ysabetwordsmith: Damask smiling over their shoulder (polychrome)
This poem is spillover from the November 8, 2016 Poetry Fishbowl. It was inspired by a prompt from [personal profile] sweet_sparrow. It also fills the "angst" square in my 8-1-16 card for the Survival Bingo fest. Based on an audience poll, this is the free epic for the January 3, 2016 Poetry Fishbowl reaching its $200 goal. It belongs to the Cassandra thread of the Polychrome Heroics series, and follows "To Keep Your Balance" so read that first.

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ysabetwordsmith: Cartoon of me in Wordsmith persona (Default)
 Often it's not about education anymore.  And yet people are still pressured to attend, whether they can afford it or not.
ysabetwordsmith: Damask smiling over their shoulder (polychrome)
Looks like I forgot to post a free epic for the December 6, 2016 Poetry Fishbowl reaching its $200 goal. So I'm sharing this one, the sequel to "The Candle Burns Not for Us." It was spillover from the December 6, 2016 Poetry Fishbowl inspired by a prompt from [personal profile] dialecticdreamer. It also fills the "branding" square in my 7-16-16 card for the [community profile] hc_bingo fest. This poem belongs to the Dr. Infanta thread of the Polychrome Heroics series.

WARNING: This poem includes content that many readers may find disturbing. Highlight to read the warnings, some of which are spoilers and possibly triggers. It features war, serious disability, refugees, homelessness, food insecurity, survivor guilt, racism, Nazis, extremely graphic torture, hostile use of superpowers, confession of atrocities, Europe in ruins, war trauma, and other mayhem. This poem primarily concerns the relationship between Alicia and Aidan, along with their activities during WWII; it adds detail, but the gist has been mentioned elsewhere, so skipping this shouldn't leave too big a gap. If these are touchy topics for you, please consider your tastes and headspace before deciding whether this is something you wish to read.

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ysabetwordsmith: Damask smiling over their shoulder (polychrome)
This poem came out of the October 4, 2016 Poetry Fishbowl. It was inspired by prompts from [personal profile] callibr8, [personal profile] shiori_makiba (who had a wonderful summary of how people respond to Dr. Infanta, in a comment below the prompts), [personal profile] kelkyag, [personal profile] librarygeek, [personal profile] moongoddessgirl, and [personal profile] janetmiles. It also fills the "apocalypse" square in my 7-16-16 card for the [community profile] hc_bingo fest. This poem has been sponsored by [personal profile] librarygeek. It belongs to the Dr. Infanta thread of the Polychrome Heroics series.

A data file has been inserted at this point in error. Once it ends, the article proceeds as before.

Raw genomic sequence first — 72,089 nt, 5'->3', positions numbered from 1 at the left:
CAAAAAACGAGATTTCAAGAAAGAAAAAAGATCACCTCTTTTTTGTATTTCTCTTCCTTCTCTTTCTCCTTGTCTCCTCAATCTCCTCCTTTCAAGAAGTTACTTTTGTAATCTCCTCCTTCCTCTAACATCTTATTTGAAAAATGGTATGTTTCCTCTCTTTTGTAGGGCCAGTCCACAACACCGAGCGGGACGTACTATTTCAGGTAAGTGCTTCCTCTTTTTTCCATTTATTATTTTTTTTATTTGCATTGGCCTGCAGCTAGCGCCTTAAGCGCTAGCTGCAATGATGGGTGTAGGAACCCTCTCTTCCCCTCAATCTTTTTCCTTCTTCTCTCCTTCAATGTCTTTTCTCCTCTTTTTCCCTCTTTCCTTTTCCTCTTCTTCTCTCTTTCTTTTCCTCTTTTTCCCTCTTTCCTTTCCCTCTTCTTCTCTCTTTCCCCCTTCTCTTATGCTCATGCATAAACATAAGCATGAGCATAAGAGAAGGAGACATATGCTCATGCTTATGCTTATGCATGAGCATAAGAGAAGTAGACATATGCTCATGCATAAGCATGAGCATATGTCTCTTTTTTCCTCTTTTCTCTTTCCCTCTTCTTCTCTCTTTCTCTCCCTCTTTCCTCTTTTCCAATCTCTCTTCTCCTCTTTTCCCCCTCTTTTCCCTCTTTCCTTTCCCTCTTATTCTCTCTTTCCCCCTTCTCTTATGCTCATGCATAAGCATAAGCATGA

WARNING: This poem contains material that many readers may find disturbing. Highlight to read the warnings, which are spoilers and also possibly triggers. This poem features references to historic butchery, disapproval of Israel's behavior, (which is not the same as disapproval of Jews in general), references to horrible events which occurred both in Terramagne and in local-Earth but happened a bit differently in each dimension, graphic description of war crimes, canon-atypical violence, child death, mass-casualty events, Israel is a bottom-ten country because reasons, desecration of an Israeli flag, Dr. Infanta is a person of mass destruction, and so is the Undertaker, and this is why you should not piss them off, killing soldiers via superpowers, deliberate terrorizing of Israeli troops, Dr. Infanta's self-image is also bent, imprisonment of a soup, healing Israeli casualties without their consent, destruction of the Wall, graffiti as the art of rebellion, hair-trigger reflexes, and other mayhem. (If you want to read some of my positive Jewish characters, see Clay of Life.) This poem is not a major plot point, and most of its content can be understood simply from previous mentions that Dr. Infanta is a person of mass destruction and Israel is a bottom-ten country; this simply gives examples of why. So no big gap if you skip it. If these are touchy topics for you, please consider your tastes and headspace before deciding whether this is something you want to read.

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ysabetwordsmith: Damask smiling over their shoulder (polychrome)